I stumbled across an article in New Scientist magazine on a remarkable new development: neuromarketing. The idea, apparently, is that if you study what happens to people’s brains when they’re making a buying decision or watching an ad, you get all kinds of insights, such as that despite their protests, women really do find grossly over-muscled men like The Rock attractive (I knew it!).
Joey Reiman, CEO of a marketing consultancy firm—and may I just say how sad it is that you so rarely see a CEO named Joey outside of a marketing consultancy firm—explains the reasons behind neuromarketing:
What if you could, for example, show a company that their moral and ethical behaviour has a bigger influence on consumer preference than the color of their packaging or their tag line?
Bwahahahahaha! If you could—hahahahaha! Ethical behaviour! Ohhhh, that’s funny. No, now I see it: I was thinking marketers would mainly be interested in working out how to trigger the synapses that make you open your wallet, but as Joey says it’s really a noble scheme to improve the moral behavior of corporations by… showing them there’s a buck in it. Now I feel all warm and snuggly!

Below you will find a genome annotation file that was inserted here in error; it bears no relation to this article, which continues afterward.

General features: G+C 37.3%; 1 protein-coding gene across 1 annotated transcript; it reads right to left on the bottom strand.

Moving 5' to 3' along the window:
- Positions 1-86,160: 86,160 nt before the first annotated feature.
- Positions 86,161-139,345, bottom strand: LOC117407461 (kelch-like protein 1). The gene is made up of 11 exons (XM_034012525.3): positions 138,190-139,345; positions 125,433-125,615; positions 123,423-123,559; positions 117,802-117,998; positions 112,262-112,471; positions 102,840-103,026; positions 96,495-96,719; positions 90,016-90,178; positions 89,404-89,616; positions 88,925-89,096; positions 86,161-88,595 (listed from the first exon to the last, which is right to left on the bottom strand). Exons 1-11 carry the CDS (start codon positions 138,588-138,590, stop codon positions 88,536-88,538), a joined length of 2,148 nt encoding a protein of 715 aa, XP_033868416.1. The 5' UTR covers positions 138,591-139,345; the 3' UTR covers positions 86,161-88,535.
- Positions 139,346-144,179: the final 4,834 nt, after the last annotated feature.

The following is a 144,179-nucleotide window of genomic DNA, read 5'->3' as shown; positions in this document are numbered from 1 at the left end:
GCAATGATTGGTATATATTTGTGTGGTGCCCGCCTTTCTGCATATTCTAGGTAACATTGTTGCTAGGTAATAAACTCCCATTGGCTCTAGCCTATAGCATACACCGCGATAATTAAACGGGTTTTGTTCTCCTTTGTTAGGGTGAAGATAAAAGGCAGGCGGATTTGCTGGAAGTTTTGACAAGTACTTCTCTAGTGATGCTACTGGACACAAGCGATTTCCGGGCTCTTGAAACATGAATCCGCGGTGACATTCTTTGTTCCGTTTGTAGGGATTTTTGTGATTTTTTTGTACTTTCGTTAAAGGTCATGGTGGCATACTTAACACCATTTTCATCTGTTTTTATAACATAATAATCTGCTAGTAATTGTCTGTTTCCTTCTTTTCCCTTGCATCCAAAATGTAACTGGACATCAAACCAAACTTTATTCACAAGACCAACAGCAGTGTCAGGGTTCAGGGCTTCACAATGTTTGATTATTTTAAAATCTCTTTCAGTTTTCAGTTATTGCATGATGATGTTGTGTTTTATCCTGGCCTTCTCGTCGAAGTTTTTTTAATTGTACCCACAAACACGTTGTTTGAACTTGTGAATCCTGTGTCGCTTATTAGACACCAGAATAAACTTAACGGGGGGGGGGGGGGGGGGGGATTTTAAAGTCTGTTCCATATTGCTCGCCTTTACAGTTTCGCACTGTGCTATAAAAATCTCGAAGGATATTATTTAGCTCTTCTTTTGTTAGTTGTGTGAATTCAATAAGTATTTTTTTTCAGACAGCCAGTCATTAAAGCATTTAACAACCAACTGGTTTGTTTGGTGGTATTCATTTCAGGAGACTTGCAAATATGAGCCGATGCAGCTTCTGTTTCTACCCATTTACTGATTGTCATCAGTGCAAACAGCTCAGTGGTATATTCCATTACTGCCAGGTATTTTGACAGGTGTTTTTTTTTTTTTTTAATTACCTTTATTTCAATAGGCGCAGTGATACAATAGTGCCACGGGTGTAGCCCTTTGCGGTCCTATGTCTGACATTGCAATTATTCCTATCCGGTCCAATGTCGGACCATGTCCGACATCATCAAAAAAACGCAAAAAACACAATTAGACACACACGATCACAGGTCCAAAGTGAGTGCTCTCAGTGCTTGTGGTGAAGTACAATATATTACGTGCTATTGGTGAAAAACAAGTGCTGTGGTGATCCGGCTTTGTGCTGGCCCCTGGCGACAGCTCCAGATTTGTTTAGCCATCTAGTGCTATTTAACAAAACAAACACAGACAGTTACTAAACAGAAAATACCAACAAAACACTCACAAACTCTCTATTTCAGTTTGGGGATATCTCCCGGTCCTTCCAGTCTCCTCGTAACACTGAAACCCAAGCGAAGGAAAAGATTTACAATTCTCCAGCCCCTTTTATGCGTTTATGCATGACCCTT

This is just another example of marketing bravely going where genuine scientists went a long time ago, only this time for profit. For example, 17th century physiologist E.H. Weber was the first to develop a way to measure how small a difference you could make to an object before anybody noticed, but it was marketers who applied that knowledge to shrink candy bars. Yet who gets the Nobel Prize, hmm?
Neuromarketing experiments suggest that a particular part of the brain is related to product affection—that is, it gets busy when people look at products they like. So if marketers can find a way to stimulate that part of the brain, consumers will start drooling and fumbling for their credit cards no matter what crappy product they’re being offered—the Holy Grail of marketing! No doubt there is money being poured into research on lasers or special chemicals. In the meantime, though, I think we should all be on the lookout for sales assistants with small drills and sticky fingers.